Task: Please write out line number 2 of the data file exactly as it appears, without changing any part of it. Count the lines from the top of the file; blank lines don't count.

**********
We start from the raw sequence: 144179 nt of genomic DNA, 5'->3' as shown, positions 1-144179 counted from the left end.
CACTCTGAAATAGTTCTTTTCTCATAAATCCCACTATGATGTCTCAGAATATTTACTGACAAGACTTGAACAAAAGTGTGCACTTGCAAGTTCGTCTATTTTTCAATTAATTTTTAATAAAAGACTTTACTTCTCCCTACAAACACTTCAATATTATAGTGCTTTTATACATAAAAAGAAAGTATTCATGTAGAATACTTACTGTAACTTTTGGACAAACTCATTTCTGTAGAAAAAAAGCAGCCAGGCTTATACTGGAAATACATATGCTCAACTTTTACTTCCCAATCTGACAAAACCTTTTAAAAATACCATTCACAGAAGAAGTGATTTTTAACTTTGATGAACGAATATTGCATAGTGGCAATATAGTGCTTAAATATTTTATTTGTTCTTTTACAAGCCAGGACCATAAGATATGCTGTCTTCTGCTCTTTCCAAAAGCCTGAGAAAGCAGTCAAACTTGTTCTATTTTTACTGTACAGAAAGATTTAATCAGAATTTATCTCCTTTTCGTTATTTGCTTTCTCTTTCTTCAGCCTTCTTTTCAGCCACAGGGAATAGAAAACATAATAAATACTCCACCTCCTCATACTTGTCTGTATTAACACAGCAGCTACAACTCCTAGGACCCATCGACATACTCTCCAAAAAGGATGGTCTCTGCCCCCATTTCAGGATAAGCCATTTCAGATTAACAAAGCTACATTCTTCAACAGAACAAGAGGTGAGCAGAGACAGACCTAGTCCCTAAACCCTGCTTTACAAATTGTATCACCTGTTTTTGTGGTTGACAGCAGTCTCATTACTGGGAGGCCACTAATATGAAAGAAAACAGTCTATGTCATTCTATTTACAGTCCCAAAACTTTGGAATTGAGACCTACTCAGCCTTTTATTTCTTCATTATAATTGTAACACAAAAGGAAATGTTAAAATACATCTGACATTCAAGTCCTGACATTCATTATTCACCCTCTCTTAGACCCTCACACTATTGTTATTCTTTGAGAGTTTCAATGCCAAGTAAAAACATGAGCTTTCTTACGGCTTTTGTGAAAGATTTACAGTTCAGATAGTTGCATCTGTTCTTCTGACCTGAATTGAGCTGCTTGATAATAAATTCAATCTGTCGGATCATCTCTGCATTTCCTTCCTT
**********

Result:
CACTCTGAAATAGTTCTTTTCTCATAAATCCCACTATGATGTCTCAGAATATTTACTGACAAGACTTGAACAAAAGTGTGCACTTGCAAGTTCGTCTATTTTTCAATTAATTTTTAATAAAAGACTTTACTTCTCCCTACAAACACTTCAATATTATAGTGCTTTTATACATAAAAAGAAAGTATTCATGTAGAATACTTACTGTAACTTTTGGACAAACTCATTTCTGTAGAAAAAAAGCAGCCAGGCTTATACTGGAAATACATATGCTCAACTTTTACTTCCCAATCTGACAAAACCTTTTAAAAATACCATTCACAGAAGAAGTGATTTTTAACTTTGATGAACGAATATTGCATAGTGGCAATATAGTGCTTAAATATTTTATTTGTTCTTTTACAAGCCAGGACCATAAGATATGCTGTCTTCTGCTCTTTCCAAAAGCCTGAGAAAGCAGTCAAACTTGTTCTATTTTTACTGTACAGAAAGATTTAATCAGAATTTATCTCCTTTTCGTTATTTGCTTTCTCTTTCTTCAGCCTTCTTTTCAGCCACAGGGAATAGAAAACATAATAAATACTCCACCTCCTCATACTTGTCTGTATTAACACAGCAGCTACAACTCCTAGGACCCATCGACATACTCTCCAAAAAGGATGGTCTCTGCCCCCATTTCAGGATAAGCCATTTCAGATTAACAAAGCTACATTCTTCAACAGAACAAGAGGTGAGCAGAGACAGACCTAGTCCCTAAACCCTGCTTTACAAATTGTATCACCTGTTTTTGTGGTTGACAGCAGTCTCATTACTGGGAGGCCACTAATATGAAAGAAAACAGTCTATGTCATTCTATTTACAGTCCCAAAACTTTGGAATTGAGACCTACTCAGCCTTTTATTTCTTCATTATAATTGTAACACAAAAGGAAATGTTAAAATACATCTGACATTCAAGTCCTGACATTCATTATTCACCCTCTCTTAGACCCTCACACTATTGTTATTCTTTGAGAGTTTCAATGCCAAGTAAAAACATGAGCTTTCTTACGGCTTTTGTGAAAGATTTACAGTTCAGATAGTTGCATCTGTTCTTCTGACCTGAATTGAGCTGCTTGATAATAAATTCAATCTGTCGGATCATCTCTGCATTTCCTTCCTT